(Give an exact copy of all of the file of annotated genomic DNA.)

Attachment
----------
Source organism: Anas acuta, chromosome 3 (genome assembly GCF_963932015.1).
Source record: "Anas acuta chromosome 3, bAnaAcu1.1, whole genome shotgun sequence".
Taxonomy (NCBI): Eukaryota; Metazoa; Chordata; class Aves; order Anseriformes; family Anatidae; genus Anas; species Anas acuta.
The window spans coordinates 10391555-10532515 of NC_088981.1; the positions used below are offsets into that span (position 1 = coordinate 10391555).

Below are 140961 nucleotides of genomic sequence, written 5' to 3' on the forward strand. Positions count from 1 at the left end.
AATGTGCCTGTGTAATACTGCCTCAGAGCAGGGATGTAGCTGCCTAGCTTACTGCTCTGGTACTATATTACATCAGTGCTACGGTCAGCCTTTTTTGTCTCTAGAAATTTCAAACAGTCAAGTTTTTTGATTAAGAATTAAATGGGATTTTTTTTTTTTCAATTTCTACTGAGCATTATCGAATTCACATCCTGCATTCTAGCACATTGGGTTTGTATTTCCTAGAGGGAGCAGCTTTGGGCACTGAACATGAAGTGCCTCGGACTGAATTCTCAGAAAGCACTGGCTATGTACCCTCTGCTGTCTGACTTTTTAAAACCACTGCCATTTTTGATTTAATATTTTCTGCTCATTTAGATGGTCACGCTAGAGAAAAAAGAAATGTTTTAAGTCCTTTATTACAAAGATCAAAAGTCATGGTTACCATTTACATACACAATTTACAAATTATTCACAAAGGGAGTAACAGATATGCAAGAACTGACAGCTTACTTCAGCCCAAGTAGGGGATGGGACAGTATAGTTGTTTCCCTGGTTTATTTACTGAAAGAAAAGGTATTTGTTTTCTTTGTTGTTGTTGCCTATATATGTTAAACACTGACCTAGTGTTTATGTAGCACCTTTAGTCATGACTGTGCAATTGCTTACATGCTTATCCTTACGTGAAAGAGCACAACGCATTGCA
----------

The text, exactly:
Source organism: Anas acuta, chromosome 3 (genome assembly GCF_963932015.1).
Source record: "Anas acuta chromosome 3, bAnaAcu1.1, whole genome shotgun sequence".
Taxonomy (NCBI): Eukaryota; Metazoa; Chordata; class Aves; order Anseriformes; family Anatidae; genus Anas; species Anas acuta.
The window spans coordinates 10391555-10532515 of NC_088981.1; the positions used below are offsets into that span (position 1 = coordinate 10391555).

Below are 140961 nucleotides of genomic sequence, written 5' to 3' on the forward strand. Positions count from 1 at the left end.
AATGTGCCTGTGTAATACTGCCTCAGAGCAGGGATGTAGCTGCCTAGCTTACTGCTCTGGTACTATATTACATCAGTGCTACGGTCAGCCTTTTTTGTCTCTAGAAATTTCAAACAGTCAAGTTTTTTGATTAAGAATTAAATGGGATTTTTTTTTTTTCAATTTCTACTGAGCATTATCGAATTCACATCCTGCATTCTAGCACATTGGGTTTGTATTTCCTAGAGGGAGCAGCTTTGGGCACTGAACATGAAGTGCCTCGGACTGAATTCTCAGAAAGCACTGGCTATGTACCCTCTGCTGTCTGACTTTTTAAAACCACTGCCATTTTTGATTTAATATTTTCTGCTCATTTAGATGGTCACGCTAGAGAAAAAAGAAATGTTTTAAGTCCTTTATTACAAAGATCAAAAGTCATGGTTACCATTTACATACACAATTTACAAATTATTCACAAAGGGAGTAACAGATATGCAAGAACTGACAGCTTACTTCAGCCCAAGTAGGGGATGGGACAGTATAGTTGTTTCCCTGGTTTATTTACTGAAAGAAAAGGTATTTGTTTTCTTTGTTGTTGTTGCCTATATATGTTAAACACTGACCTAGTGTTTATGTAGCACCTTTAGTCATGACTGTGCAATTGCTTACATGCTTATCCTTACGTGAAAGAGCACAACGCATTGCA